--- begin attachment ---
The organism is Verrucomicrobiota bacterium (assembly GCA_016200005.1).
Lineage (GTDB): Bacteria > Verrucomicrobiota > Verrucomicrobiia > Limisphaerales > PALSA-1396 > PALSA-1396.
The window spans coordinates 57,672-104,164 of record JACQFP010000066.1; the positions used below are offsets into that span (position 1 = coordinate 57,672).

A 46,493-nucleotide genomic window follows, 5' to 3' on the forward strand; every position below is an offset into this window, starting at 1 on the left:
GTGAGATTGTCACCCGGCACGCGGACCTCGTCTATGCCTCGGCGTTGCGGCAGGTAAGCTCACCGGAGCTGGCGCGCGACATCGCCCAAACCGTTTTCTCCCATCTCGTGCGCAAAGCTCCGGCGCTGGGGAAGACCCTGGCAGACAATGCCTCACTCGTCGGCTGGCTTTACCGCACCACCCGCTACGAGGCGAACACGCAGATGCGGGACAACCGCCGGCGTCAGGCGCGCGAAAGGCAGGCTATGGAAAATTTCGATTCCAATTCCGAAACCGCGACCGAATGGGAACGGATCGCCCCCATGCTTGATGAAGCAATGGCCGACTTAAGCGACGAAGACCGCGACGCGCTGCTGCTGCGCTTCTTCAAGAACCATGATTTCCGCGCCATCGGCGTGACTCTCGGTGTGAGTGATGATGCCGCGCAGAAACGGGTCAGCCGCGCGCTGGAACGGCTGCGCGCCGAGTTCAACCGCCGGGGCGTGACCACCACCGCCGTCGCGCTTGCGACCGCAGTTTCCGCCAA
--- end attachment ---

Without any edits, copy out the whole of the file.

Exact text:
The organism is Verrucomicrobiota bacterium (assembly GCA_016200005.1).
Lineage (GTDB): Bacteria > Verrucomicrobiota > Verrucomicrobiia > Limisphaerales > PALSA-1396 > PALSA-1396.
The window spans coordinates 57,672-104,164 of record JACQFP010000066.1; the positions used below are offsets into that span (position 1 = coordinate 57,672).

A 46,493-nucleotide genomic window follows, 5' to 3' on the forward strand; every position below is an offset into this window, starting at 1 on the left:
GTGAGATTGTCACCCGGCACGCGGACCTCGTCTATGCCTCGGCGTTGCGGCAGGTAAGCTCACCGGAGCTGGCGCGCGACATCGCCCAAACCGTTTTCTCCCATCTCGTGCGCAAAGCTCCGGCGCTGGGGAAGACCCTGGCAGACAATGCCTCACTCGTCGGCTGGCTTTACCGCACCACCCGCTACGAGGCGAACACGCAGATGCGGGACAACCGCCGGCGTCAGGCGCGCGAAAGGCAGGCTATGGAAAATTTCGATTCCAATTCCGAAACCGCGACCGAATGGGAACGGATCGCCCCCATGCTTGATGAAGCAATGGCCGACTTAAGCGACGAAGACCGCGACGCGCTGCTGCTGCGCTTCTTCAAGAACCATGATTTCCGCGCCATCGGCGTGACTCTCGGTGTGAGTGATGATGCCGCGCAGAAACGGGTCAGCCGCGCGCTGGAACGGCTGCGCGCCGAGTTCAACCGCCGGGGCGTGACCACCACCGCCGTCGCGCTTGCGACCGCAGTTTCCGCCAA